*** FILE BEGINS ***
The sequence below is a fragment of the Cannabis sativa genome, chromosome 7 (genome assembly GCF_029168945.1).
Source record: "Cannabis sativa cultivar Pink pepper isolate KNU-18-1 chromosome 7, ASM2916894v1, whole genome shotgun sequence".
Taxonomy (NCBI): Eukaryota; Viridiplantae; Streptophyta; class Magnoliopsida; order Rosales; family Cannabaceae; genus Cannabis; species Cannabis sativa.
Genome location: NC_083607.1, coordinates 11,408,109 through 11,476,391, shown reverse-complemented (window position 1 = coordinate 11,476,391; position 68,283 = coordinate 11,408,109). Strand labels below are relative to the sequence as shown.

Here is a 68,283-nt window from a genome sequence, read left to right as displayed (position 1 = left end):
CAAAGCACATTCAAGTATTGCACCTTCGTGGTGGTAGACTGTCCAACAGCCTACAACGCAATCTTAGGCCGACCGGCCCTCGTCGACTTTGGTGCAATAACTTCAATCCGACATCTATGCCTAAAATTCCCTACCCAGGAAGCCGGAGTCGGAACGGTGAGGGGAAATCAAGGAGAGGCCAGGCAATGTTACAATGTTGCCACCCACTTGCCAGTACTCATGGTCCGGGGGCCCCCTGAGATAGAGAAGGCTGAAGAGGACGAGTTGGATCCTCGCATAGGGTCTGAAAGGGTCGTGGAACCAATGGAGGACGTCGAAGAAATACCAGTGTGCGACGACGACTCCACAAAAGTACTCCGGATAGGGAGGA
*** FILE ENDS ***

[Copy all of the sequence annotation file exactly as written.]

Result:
The sequence below is a fragment of the Cannabis sativa genome, chromosome 7 (genome assembly GCF_029168945.1).
Source record: "Cannabis sativa cultivar Pink pepper isolate KNU-18-1 chromosome 7, ASM2916894v1, whole genome shotgun sequence".
Taxonomy (NCBI): Eukaryota; Viridiplantae; Streptophyta; class Magnoliopsida; order Rosales; family Cannabaceae; genus Cannabis; species Cannabis sativa.
Genome location: NC_083607.1, coordinates 11,408,109 through 11,476,391, shown reverse-complemented (window position 1 = coordinate 11,476,391; position 68,283 = coordinate 11,408,109). Strand labels below are relative to the sequence as shown.

Here is a 68,283-nt window from a genome sequence, read left to right as displayed (position 1 = left end):
CAAAGCACATTCAAGTATTGCACCTTCGTGGTGGTAGACTGTCCAACAGCCTACAACGCAATCTTAGGCCGACCGGCCCTCGTCGACTTTGGTGCAATAACTTCAATCCGACATCTATGCCTAAAATTCCCTACCCAGGAAGCCGGAGTCGGAACGGTGAGGGGAAATCAAGGAGAGGCCAGGCAATGTTACAATGTTGCCACCCACTTGCCAGTACTCATGGTCCGGGGGCCCCCTGAGATAGAGAAGGCTGAAGAGGACGAGTTGGATCCTCGCATAGGGTCTGAAAGGGTCGTGGAACCAATGGAGGACGTCGAAGAAATACCAGTGTGCGACGACGACTCCACAAAAGTACTCCGGATAGGGAGGA